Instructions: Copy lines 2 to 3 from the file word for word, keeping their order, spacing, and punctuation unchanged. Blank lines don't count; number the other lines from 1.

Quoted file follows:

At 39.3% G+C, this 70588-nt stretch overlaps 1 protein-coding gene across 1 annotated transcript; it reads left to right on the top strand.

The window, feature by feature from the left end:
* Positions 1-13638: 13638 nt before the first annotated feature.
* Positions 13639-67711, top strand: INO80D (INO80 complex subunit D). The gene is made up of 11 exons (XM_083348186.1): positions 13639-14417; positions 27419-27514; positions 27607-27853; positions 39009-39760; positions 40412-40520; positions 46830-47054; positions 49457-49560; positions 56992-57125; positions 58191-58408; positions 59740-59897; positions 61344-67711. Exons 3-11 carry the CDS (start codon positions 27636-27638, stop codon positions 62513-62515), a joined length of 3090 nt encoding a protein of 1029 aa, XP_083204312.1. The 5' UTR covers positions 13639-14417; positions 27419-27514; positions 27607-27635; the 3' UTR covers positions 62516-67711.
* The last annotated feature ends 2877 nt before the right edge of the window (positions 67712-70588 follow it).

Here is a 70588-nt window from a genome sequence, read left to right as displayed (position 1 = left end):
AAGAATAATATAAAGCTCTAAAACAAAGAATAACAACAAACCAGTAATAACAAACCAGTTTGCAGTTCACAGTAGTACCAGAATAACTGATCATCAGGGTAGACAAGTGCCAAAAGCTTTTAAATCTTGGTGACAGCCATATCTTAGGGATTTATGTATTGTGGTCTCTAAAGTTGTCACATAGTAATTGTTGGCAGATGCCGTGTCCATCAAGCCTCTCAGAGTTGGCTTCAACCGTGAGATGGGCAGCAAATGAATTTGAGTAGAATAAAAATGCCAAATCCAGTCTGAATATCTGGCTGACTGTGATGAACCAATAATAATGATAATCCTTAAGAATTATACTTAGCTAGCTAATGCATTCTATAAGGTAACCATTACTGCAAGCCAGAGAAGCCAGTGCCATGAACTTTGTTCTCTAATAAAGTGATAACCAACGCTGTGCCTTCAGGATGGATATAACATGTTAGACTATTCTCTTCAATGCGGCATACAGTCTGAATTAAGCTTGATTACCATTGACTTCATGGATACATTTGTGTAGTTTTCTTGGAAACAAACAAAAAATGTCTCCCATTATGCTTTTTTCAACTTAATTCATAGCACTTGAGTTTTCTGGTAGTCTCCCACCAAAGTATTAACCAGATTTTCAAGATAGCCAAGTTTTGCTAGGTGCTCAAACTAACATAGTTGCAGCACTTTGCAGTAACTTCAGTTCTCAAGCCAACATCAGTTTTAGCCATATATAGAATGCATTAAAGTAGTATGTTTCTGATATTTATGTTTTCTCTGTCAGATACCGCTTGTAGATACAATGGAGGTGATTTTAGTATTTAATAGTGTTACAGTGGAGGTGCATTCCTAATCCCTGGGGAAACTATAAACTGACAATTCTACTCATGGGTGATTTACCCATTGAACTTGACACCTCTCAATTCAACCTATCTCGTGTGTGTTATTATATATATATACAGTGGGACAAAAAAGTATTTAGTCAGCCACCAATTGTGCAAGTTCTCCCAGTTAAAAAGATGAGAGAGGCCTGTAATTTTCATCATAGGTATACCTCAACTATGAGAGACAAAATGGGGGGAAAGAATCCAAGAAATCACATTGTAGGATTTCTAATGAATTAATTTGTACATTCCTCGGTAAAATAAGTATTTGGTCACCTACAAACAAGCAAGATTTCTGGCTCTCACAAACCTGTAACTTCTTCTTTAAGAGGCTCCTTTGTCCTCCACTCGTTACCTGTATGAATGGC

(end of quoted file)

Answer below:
The window, feature by feature from the left end:
* Positions 1-13638: 13638 nt before the first annotated feature.